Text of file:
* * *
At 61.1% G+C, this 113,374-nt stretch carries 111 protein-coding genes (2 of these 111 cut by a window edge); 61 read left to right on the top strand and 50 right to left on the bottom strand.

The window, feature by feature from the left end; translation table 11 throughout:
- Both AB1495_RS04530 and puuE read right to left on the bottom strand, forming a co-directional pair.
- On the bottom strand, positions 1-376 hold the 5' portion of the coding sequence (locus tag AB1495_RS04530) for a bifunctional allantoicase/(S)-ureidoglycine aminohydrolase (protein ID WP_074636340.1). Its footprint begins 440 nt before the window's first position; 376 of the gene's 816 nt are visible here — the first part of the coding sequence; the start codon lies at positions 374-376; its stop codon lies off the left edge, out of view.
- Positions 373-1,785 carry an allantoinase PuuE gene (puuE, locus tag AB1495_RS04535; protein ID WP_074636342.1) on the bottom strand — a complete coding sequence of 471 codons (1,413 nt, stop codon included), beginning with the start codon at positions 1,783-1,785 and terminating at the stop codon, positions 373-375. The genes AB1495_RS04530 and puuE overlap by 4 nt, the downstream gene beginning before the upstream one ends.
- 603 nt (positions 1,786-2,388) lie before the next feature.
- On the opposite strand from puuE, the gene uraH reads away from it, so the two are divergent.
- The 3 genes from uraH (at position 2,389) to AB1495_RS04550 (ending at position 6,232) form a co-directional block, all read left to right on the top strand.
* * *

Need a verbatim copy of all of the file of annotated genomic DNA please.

At 61.1% G+C, this 113,374-nt stretch carries 111 protein-coding genes (2 of these 111 cut by a window edge); 61 read left to right on the top strand and 50 right to left on the bottom strand.

The window, feature by feature from the left end; translation table 11 throughout:
- Both AB1495_RS04530 and puuE read right to left on the bottom strand, forming a co-directional pair.
- On the bottom strand, positions 1-376 hold the 5' portion of the coding sequence (locus tag AB1495_RS04530) for a bifunctional allantoicase/(S)-ureidoglycine aminohydrolase (protein ID WP_074636340.1). Its footprint begins 440 nt before the window's first position; 376 of the gene's 816 nt are visible here — the first part of the coding sequence; the start codon lies at positions 374-376; its stop codon lies off the left edge, out of view.
- Positions 373-1,785 carry an allantoinase PuuE gene (puuE, locus tag AB1495_RS04535; protein ID WP_074636342.1) on the bottom strand — a complete coding sequence of 471 codons (1,413 nt, stop codon included), beginning with the start codon at positions 1,783-1,785 and terminating at the stop codon, positions 373-375. The genes AB1495_RS04530 and puuE overlap by 4 nt, the downstream gene beginning before the upstream one ends.
- 603 nt (positions 1,786-2,388) lie before the next feature.
- On the opposite strand from puuE, the gene uraH reads away from it, so the two are divergent.
- The 3 genes from uraH (at position 2,389) to AB1495_RS04550 (ending at position 6,232) form a co-directional block, all read left to right on the top strand.